In the U.S., PCC Community Markets is saying goodbye to all its self-checkouts, which the grocer started adding to stores in 2008.

Two of its newest stores never got the machines and PCC says it will have completely removed the ones installed in its other nine locations by May. In their place, the Seattle-based co-op is adding an express lane, operated by a cashier.

"It's right for the experience we want to create," said Heather Snavely, PCC's vice-president of marketing.

PCC Community Markets in the Seattle area is getting rid of self-checkouts at all its grocery stores. (PCC Community Markets)

She said the co-op ran a test last spring in one of its stores, where it compared the number of people who used self- checkout versus going to a cashier.

Two-thirds of customers chose cashier lines, she said. This led PCC to conclude self-checkouts just weren't a good fit for a chain that focuses on community.

"The majority of our shoppers prefer that interaction with someone," Snavely said. "You can't create connection at a kiosk or community at a kiosk."

Change is inevitable

Despite some stores pulling their self-checkouts, retail consultant Marion Chan said the tide is still turning toward automation.

"It is inevitable, like any technological change," said Chan, owner of TrendSpotter Consulting in Toronto.

She said many people, especially younger shoppers, like the ease of self-checkout. However, a retailer might choose to remove the machines because some customers still find the technology cumbersome, said Chan.

"It is a cost-savings — but if it's really annoying people, then it's probably not worth it."

Some Canadian Tires are adding self-checkouts. This location in Calgary announced on Facebook in July that it had installed four machines. (Canadian Tire/Facebook)

But as technology advances, Chan predicts many retailers will eventually move to a completely cashier-less format and more consumers will embrace the automated checkout process.

"Like any technological change, we will get pulled into that vortex."

Kyle Ross, of Summerside, P.E.I., says he's already been pulled into the self-checkout vortex: When shopping, he checks out using a machine whenever he can.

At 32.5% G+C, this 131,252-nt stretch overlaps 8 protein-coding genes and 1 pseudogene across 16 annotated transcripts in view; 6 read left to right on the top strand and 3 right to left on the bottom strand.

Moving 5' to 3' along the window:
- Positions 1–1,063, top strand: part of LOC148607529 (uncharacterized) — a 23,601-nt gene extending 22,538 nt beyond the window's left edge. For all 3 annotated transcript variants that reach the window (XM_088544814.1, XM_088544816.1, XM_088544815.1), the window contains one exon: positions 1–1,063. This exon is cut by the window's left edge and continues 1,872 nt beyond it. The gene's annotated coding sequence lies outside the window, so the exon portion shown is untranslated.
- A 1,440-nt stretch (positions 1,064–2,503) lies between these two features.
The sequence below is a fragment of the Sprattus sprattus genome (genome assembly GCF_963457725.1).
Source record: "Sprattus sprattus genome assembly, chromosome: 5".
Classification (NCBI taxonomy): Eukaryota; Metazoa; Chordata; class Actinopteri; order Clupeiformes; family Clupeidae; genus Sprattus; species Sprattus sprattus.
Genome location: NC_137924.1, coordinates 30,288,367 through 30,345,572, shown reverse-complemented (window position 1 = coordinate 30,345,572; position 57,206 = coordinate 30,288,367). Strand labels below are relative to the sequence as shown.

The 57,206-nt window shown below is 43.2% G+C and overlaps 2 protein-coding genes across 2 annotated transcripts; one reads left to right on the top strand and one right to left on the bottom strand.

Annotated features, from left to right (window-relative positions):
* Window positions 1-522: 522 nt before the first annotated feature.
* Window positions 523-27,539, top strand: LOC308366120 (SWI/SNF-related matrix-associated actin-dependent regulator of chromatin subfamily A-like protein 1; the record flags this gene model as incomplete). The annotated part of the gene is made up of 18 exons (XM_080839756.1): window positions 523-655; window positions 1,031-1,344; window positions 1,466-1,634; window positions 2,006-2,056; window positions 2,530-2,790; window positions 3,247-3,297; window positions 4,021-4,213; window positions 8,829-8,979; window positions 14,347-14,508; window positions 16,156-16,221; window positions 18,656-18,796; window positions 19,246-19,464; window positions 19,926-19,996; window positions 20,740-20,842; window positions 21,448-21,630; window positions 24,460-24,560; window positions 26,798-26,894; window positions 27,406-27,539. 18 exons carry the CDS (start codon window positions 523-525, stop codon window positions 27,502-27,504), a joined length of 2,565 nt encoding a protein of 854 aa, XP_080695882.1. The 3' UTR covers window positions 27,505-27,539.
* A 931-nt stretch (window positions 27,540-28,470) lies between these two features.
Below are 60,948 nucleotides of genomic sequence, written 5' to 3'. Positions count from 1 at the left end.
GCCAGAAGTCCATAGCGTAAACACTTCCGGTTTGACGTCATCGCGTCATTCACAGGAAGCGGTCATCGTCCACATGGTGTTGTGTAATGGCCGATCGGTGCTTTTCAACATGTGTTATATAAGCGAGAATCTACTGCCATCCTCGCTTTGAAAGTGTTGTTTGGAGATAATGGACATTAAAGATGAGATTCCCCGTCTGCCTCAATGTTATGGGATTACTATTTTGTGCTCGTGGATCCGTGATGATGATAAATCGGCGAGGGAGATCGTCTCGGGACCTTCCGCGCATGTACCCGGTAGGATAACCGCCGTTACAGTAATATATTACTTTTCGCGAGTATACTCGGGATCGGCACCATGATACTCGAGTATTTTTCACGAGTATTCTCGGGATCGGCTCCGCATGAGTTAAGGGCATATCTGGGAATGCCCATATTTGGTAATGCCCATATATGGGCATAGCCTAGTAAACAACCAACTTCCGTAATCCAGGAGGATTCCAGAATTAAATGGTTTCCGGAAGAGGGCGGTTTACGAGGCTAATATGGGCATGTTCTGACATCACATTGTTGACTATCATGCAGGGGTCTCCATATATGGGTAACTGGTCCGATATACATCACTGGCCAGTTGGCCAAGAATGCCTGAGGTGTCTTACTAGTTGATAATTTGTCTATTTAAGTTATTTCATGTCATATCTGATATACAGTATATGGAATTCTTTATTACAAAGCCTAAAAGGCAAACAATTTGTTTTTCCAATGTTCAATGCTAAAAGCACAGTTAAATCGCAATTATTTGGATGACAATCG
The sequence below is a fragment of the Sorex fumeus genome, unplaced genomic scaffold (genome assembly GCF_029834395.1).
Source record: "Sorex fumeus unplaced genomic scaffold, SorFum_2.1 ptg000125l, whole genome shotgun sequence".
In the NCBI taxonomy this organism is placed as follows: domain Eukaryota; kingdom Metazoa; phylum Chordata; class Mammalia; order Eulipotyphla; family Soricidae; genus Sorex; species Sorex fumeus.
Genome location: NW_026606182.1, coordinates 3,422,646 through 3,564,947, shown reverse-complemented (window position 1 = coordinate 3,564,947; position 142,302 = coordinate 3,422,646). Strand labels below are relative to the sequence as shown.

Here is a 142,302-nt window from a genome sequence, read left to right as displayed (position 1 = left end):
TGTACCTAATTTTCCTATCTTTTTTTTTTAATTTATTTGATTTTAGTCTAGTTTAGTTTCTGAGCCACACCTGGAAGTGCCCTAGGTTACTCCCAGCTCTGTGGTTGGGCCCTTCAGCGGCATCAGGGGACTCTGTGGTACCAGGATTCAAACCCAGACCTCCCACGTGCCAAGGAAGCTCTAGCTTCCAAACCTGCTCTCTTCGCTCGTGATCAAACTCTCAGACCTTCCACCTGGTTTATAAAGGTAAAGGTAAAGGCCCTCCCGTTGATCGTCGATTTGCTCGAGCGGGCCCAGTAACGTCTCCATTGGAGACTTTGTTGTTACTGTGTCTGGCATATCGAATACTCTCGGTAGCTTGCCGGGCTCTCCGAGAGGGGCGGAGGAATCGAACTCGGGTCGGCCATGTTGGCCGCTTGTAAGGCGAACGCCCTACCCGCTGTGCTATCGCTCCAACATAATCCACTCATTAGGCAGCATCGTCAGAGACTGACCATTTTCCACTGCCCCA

"They are very convenient and make for a quick trip in and out of the store," he said. "Usually no lines at all — it's very fast and I find them very simple to use." 

And while some Canadian Tire stores have ditched their self-checkouts, other stores have added machines. The retailer reports that the ratio of self-serve to full-service checkouts in its stores has remained constant over the past year.

Still, Burnett hopes that the self-checkout-free format at her location catches on. 

"It's a good plan for the future. It's not old-fashioned in my opinion."

About the Author

Sophia Harris

Business reporter

Sophia Harris has worked as a CBC video journalist across the country, covering everything from the start of the annual lobster fishery in Yarmouth, N.S., to farming in Saskatchewan. She now has found a good home at the business unit in Toronto. Contact: sophia.harris@cbc.ca

Comments

To encourage thoughtful and respectful conversations, first and last names will appear with each submission to CBC/Radio-Canada's online communities (except in children and youth-oriented communities). Pseudonyms will no longer be permitted.

By submitting a comment, you accept that CBC has the right to reproduce and publish that comment in whole or in part, in any manner CBC chooses. Please note that CBC does not endorse the opinions expressed in comments. Comments on this story are moderated according to our Submission Guidelines. Comments are welcome while open. We reserve the right to close comments at any time.